Protections for patients against surprise medical billing (SMB) was also addressed. The bill calls for an independent arbiter who would settle disagreements between providers and insurers over how much to pay for surprise medical bills leaving the patient blameless. The Congressional Budget Office has projected that the SMB compromise fix could save the federal government around $18 billion over 10 years. Komen has signed onto a statement of patient advocacy organizations recognizing lawmakers for coming to an agreement and passing these much needed protections.

The bill also includes other issues of interest to Komen, including provisions to:

  • Approve the CLINICAL TREATMENT Act, which will require Medicaid to cover routine care costs for enrollees with life threatening conditions on clinical trials.
  • Make permanent the reduction of the medical expense threshold at 7.5 percent. If a patient itemizes their deductions, they can now deduct the amount of total medical expenses that exceed 7.5 percent of their adjusted gross income.
  • Create new transparency requirements for health plans to share information about drug costs and relationships with pharmacy benefit managers (PBMs).
  • Enact a prohibition of “gag clauses” that prohibit a provider from notifying a patient if they can seek care or drugs from a lower cost provider.
  • Delay of the start of the Radiation Oncology Model to January 1, 2022.
  • Provide a second round of stimulus checks for Americans.
  • Provide $300-per-week in supplemental federal unemployment benefits.
  • Allow rollover for health and dependent care flexible spending arrangements.
  • Allow above-the-line deduction for charitable giving up to $300 for individuals.

However, the relief package did not include state and local aid. If additional legislation is not passed in the new year, this will have broad implications for state budgets and safety-net programs in upcoming state legislative sessions.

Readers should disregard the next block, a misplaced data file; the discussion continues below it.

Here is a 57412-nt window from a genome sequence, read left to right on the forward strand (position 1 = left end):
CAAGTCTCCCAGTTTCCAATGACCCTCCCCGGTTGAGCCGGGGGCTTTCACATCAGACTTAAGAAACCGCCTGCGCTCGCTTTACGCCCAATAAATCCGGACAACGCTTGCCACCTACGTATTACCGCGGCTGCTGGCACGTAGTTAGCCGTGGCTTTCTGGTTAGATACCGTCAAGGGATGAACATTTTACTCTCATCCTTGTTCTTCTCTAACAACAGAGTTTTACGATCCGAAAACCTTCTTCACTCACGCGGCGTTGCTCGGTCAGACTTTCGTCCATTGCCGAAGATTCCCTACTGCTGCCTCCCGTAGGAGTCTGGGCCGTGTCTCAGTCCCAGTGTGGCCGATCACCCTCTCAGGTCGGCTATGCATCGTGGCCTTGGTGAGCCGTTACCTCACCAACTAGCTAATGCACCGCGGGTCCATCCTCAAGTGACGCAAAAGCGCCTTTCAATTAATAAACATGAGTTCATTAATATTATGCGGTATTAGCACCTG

Komen’s work in the regulatory space has continued while the omnibus COVID-19 economic relief and appropriations package was being debated. Over the last few weeks, we have submitted and signed onto several comment letters on various regulations. Komen has submitted comments to the Centers for Medicare and Medicaid Services (CMS) and has signed onto a Cancer Leadership Council letter outlining concerns around the Most Favored Nation rule, which could drastically interrupt access to innovative treatments. We have joined the Partnership to Protect Coverage in comments regarding various COVID-19 related policies for Medicare and Medicaid patients as well as commenting on the 2022 Notice on Benefit and Payment Parameters. Finally, Komen, in partnership with the Protecting the Immunocompromised Collaborative, submitted comments to the National Governors Association requesting the concerns of immunocompromised patients, including those undergoing cancer treatments, be considered when prioritizing distribution for the COVID-19 vaccine. 

While we want to take time to celebrate these successes, we know 2021 will bring with it need for continued advocacy on behalf of the breast cancer community. Join Komen in these efforts by becoming an Advocacy Insider today!